Friday, October 21, 2011

Power of Video Costs Some, Not Others

Access to instant replay played a role in two significant football moments this week. In one case that prompted serious action, and in another no action was taken.

Actually, perspective was important in several radio/TV-related situations this week. Specifically ...

Act: Coaches Jim Harbaugh of the 49ers and Jim Schwartz of the Lions exchange a handshake, and more, after their teams' game.
React: The NFL repeatedly reviewed the fracas and while some media talkers initially wanted league action (a fine or suspension), the NFL was wisely not swayed by the potential power of video. No action was taken against either coach.

That was the right decision. While such an incident was rare, it was hardly historically unusual. Coaches have had emotional on-field exchanges before, and the fact that this one was caught on tape would've been the only reason for disciplinary action. Again, the NFL was wise to ignore what looked worse than it was.

(And Harbaugh's tongue-in-cheek admission later in the week that he could improve and would "work on his handshake" actually made the situation all the better.)

Act: Michigan State defensive end William Gholston loses his composure, punching an opponent and trying to rip the helmet off another during his team's game against rival Michigan.
React: Gholston's actions were goonish and stupid. They have no place on a football field. And he should have been kicked out of the game immediately when they happened. Instead, he remained in the game and Big Ten Conference officials later suspended him for this week's game against Wisconsin.

They were right, but it was the power of the video -- repeated over and over on television, and discussed on ESPN -- that must've swayed the eventual decision makers, because it was not until six days after the game that he was suspended. Six days, nearly a full week. Really?

And again, as ESPN's Matt Millen points out, Gholston's goonish actions were worse simply because he was in the wrong place at the wrong time -- he was stupid, not subtle -- and his actions were caught on tape.

Act: Fox Sports earns the U.S. broadcast rights for the 2018 and 2012 World Cup
React: Bad for soccer purists, who enjoyed ESPN's complete coverage of the most recent World Cup. Not a bad thing for those of us not interested in soccer, because Fox Sports will be easier to avoid than ESPN when surfing channels.

Finally tonight ...
Act: Bryant Gumbel attacks NBA commissioner David Stern at the end of HBO's Real Sports, comparing him to a plantation overseer.
React: Gumbel was wrong, and several usually outspoken critics who have better NBA credentials than Gumbel pointed that out. Among them was ESPN's Stephen A. Smith, who professed his respect for Gumbel but offered strong disagreement -- he called the characterization "highly inappropriate" as he pointed to African-American owners, administrators and in the NBA and Stern's role in making that happen. "I think (Gumbel's comments) are beyond the pale," Smith said. "If you look at the history of the league under commissioner Stern, it's just factually incorrect."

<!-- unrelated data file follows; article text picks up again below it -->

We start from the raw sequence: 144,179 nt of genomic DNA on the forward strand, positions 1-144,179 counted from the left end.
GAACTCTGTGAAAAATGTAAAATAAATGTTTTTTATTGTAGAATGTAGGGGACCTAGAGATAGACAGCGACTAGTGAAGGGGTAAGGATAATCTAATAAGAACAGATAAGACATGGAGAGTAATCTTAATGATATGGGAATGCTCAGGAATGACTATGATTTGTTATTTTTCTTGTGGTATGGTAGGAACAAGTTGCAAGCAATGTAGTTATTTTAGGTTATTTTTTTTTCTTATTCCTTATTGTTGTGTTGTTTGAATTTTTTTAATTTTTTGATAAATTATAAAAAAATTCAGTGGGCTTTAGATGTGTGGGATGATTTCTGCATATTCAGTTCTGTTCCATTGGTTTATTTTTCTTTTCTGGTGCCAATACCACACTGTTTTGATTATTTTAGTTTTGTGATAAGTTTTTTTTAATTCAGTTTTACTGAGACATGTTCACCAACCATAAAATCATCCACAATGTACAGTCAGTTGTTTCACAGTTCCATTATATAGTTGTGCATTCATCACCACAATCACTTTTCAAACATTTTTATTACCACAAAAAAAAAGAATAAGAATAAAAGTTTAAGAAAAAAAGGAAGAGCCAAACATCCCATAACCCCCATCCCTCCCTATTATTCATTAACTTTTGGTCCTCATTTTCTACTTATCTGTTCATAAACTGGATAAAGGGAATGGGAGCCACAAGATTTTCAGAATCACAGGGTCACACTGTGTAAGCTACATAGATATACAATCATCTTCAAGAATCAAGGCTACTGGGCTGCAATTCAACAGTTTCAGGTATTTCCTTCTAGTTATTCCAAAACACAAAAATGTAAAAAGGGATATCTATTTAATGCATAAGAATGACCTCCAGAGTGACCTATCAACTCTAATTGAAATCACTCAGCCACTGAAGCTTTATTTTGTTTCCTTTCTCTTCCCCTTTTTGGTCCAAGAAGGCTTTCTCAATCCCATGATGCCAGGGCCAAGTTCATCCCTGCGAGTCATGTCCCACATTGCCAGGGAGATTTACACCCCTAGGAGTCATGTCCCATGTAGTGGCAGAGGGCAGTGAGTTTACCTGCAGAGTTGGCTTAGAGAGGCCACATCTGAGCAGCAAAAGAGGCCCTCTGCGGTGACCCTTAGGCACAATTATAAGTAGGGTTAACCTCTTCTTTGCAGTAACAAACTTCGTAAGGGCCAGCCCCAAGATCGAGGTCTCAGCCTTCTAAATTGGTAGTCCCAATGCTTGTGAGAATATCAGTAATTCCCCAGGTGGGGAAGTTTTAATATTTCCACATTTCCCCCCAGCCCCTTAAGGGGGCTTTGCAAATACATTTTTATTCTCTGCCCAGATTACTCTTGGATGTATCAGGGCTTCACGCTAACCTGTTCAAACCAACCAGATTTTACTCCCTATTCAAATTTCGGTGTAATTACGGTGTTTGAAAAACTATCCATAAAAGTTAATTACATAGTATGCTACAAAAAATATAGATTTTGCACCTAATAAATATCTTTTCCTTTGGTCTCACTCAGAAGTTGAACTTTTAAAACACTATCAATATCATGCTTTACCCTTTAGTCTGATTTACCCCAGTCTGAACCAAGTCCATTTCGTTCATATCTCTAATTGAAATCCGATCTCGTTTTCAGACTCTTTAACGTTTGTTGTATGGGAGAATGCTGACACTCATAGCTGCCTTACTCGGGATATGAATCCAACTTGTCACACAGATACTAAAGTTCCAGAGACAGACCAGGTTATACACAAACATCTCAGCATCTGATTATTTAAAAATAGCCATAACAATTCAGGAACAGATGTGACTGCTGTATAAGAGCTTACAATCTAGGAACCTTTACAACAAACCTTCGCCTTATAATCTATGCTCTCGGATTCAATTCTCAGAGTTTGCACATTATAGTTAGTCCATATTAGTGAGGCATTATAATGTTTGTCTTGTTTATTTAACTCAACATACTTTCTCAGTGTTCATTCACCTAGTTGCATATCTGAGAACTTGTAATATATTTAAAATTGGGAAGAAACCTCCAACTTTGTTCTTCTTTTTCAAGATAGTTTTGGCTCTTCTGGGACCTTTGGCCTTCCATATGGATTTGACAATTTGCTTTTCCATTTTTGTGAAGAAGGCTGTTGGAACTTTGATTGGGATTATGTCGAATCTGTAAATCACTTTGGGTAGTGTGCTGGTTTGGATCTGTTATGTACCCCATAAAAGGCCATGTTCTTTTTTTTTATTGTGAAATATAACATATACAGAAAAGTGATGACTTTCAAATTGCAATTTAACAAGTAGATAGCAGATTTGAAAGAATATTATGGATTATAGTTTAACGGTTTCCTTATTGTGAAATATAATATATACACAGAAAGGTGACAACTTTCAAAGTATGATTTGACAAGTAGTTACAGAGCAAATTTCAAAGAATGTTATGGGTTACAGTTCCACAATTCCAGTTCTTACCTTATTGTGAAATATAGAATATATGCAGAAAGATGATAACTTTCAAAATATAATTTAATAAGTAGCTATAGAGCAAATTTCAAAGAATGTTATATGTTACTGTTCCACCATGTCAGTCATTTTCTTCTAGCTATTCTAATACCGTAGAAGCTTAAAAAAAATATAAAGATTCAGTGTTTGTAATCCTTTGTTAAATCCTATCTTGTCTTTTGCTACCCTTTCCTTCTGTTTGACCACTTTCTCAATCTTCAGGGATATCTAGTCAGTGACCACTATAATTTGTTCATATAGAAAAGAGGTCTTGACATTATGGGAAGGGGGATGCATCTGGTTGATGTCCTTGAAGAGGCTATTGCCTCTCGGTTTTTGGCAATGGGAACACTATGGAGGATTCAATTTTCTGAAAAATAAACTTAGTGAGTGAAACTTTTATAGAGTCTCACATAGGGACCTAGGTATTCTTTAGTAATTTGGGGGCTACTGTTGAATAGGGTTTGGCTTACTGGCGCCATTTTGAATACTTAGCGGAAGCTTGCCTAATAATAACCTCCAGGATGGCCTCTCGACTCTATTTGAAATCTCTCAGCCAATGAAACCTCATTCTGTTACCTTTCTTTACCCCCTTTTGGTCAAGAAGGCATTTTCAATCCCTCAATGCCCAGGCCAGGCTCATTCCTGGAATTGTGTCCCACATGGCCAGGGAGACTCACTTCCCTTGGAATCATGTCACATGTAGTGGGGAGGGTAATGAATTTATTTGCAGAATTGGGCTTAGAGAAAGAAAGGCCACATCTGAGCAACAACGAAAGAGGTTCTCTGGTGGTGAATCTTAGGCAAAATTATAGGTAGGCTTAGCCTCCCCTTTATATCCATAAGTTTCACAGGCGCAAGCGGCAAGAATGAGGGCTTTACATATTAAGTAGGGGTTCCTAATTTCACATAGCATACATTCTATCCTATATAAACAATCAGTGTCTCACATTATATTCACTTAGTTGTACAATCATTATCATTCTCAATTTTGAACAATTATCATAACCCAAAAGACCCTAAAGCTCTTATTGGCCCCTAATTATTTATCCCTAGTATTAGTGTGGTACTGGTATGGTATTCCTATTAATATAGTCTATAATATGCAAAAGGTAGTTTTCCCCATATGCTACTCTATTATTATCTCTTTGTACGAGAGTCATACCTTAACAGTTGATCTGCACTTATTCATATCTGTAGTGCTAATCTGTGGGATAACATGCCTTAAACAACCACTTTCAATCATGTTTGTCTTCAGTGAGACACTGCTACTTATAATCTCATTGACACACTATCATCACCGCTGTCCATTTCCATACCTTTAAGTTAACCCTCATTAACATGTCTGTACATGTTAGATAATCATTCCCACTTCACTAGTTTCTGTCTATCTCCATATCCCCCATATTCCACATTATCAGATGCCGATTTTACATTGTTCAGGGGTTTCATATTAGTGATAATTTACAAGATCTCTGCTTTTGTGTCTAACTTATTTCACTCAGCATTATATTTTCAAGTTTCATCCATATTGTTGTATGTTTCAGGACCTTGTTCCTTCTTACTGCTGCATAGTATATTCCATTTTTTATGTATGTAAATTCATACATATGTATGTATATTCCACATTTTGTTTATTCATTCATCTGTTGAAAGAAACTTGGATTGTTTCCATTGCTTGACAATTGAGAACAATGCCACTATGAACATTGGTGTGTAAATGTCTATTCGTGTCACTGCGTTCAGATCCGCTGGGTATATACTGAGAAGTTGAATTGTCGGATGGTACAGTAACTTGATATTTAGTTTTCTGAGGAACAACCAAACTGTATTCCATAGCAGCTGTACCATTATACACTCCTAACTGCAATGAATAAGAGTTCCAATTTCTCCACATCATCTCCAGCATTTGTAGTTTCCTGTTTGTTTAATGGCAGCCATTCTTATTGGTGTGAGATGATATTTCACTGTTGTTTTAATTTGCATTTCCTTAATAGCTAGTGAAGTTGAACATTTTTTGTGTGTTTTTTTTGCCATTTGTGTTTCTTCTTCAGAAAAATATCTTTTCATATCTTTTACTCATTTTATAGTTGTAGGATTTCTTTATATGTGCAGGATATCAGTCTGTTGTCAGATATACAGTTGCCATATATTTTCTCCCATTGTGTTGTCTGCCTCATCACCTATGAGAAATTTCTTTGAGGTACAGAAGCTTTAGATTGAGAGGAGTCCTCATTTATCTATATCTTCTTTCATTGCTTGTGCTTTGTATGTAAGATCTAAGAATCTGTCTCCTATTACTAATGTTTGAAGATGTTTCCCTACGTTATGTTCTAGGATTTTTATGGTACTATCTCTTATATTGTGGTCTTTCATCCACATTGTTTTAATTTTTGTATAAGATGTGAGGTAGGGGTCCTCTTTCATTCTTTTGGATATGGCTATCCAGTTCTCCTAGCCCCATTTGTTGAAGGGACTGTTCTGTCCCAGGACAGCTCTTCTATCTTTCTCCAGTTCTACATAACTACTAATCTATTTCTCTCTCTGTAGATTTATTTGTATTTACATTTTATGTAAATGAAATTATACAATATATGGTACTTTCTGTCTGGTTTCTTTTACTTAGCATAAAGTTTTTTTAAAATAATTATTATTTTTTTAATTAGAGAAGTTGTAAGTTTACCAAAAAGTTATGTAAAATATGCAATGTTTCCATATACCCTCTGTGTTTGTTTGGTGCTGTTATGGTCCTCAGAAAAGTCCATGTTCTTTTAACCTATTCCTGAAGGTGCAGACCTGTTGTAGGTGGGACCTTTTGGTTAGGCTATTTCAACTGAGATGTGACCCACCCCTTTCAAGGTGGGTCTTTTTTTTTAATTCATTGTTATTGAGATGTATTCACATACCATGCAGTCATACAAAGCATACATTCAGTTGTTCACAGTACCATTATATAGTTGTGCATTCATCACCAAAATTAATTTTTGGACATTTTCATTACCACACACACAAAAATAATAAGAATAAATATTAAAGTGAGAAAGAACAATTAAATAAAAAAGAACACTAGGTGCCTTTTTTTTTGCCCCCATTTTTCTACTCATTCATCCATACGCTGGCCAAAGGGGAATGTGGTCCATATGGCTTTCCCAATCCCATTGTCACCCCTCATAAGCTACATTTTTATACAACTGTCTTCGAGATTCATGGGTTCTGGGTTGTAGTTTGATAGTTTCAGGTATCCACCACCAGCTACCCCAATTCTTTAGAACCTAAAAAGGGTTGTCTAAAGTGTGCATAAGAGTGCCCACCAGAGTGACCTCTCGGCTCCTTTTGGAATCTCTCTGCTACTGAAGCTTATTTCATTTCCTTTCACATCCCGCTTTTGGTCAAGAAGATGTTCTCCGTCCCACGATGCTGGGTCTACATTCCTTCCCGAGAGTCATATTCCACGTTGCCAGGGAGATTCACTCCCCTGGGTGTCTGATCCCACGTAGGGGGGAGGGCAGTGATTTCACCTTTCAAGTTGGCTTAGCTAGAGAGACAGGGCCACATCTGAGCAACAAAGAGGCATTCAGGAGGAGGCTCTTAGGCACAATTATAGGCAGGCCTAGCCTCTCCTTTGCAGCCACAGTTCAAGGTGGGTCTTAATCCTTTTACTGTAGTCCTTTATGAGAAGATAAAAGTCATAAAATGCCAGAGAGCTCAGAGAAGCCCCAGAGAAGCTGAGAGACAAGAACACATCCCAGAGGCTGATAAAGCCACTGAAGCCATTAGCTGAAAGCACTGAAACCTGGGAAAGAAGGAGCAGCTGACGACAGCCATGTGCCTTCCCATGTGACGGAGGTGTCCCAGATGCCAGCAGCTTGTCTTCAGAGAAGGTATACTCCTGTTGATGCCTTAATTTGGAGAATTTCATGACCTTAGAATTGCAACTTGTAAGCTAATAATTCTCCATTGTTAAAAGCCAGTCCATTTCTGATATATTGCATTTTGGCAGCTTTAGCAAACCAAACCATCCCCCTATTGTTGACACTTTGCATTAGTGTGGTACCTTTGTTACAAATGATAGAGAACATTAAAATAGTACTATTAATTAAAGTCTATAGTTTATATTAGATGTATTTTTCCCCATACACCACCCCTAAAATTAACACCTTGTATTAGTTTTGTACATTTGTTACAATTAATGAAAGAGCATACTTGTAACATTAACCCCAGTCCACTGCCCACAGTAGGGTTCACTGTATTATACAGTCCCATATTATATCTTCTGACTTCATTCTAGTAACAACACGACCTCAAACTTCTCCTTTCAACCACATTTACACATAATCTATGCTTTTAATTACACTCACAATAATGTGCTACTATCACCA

Friday, October 7, 2011

No Hank Jr. But 'Are You Ready' Will Return

Yes, Hank's gone -- necessarily so -- but expect someone else to ask "Are You Ready for Some Football?" sooner rather than later during the opening segment of "Monday Night Football."

ESPN owns the trademark on the phrase, and it would be surprising if it does not return in some manner with a prominent entertainer or signer at some point. Maybe even this season.

(As an aside, it's interesting that the trademark for the phrase was not filed until March 17, 1997, and approved on April 21, 1998. Williams started in the role nearly a decade earlier, in 1989. Imagine how this situation would have been different it he would have secured the trademark.)

While some purists like the football-focused feel of this past Monday night's opening, which happened because ESPN pulled the iconic Hank Williams Jr. singing intro because of his politically charged remarks on "Fox and Friends," the "MNF" broadcast made the big opening an expected and synonymous part of the game's pop culture-sports combination.

The influence of the approach was so great that when NBC Sports launched "Sunday Night Football" it first used Pink (a good although maybe edgy choice for some) in that role. "SNF" later moved toward a somehow safer and similarly sexy Faith Hill for its opening song.

For both ESPN and Williams the fallout, as summarized well by USA Today's Michael Hiestand, should be positive. The network gets to distance itself from a problem and Williams gets to play a victim card that will boost ticket sales for his upcoming tour and allow him to bolster his rebel image.

Still, the biggest unfortunate outcome of the situation is the continued perception that what entertainers or sports types think about politics (or any subject other than the area in which they work) matters.

Make no mistake, Williams was not wrong in expressing his opinion. He was just wrong in thinking that it would not impact whether he was employable as a representative of the brand on one of the most-watched TV shows during any season.

At the same time, those who blather and react about Williams have heightened the controversy around the situation for no reason. And some -- including almost every talking-head "expert" in this "Outside the Lines" piece from earlier this week (the only one with any sense seems to be the academic) -- seem more offensive than Williams because they promote their own agendas and take things out of context. They're doing what they do knowingly, too. If not, that's even worse.

In this case, "OTL," often a beacon of sports journalism on TV moved closer to Jerry Springer than anything else. And that's a shame.